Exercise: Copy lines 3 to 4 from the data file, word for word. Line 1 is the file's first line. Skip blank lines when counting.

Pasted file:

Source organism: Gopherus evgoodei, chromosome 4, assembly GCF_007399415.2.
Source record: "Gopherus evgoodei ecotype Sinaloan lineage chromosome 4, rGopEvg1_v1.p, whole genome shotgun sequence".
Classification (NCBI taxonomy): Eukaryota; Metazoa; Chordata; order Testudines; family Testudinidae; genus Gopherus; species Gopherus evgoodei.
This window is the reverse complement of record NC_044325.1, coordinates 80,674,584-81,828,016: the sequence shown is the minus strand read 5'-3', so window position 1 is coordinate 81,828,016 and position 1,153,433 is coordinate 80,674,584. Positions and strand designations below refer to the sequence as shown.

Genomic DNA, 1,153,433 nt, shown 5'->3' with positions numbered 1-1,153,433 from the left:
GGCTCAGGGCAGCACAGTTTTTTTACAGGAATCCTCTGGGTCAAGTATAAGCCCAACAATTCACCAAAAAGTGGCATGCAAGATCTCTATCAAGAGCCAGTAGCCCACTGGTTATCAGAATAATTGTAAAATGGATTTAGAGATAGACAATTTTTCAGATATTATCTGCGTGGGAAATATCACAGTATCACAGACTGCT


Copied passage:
Classification (NCBI taxonomy): Eukaryota; Metazoa; Chordata; order Testudines; family Testudinidae; genus Gopherus; species Gopherus evgoodei.
This window is the reverse complement of record NC_044325.1, coordinates 80,674,584-81,828,016: the sequence shown is the minus strand read 5'-3', so window position 1 is coordinate 81,828,016 and position 1,153,433 is coordinate 80,674,584. Positions and strand designations below refer to the sequence as shown.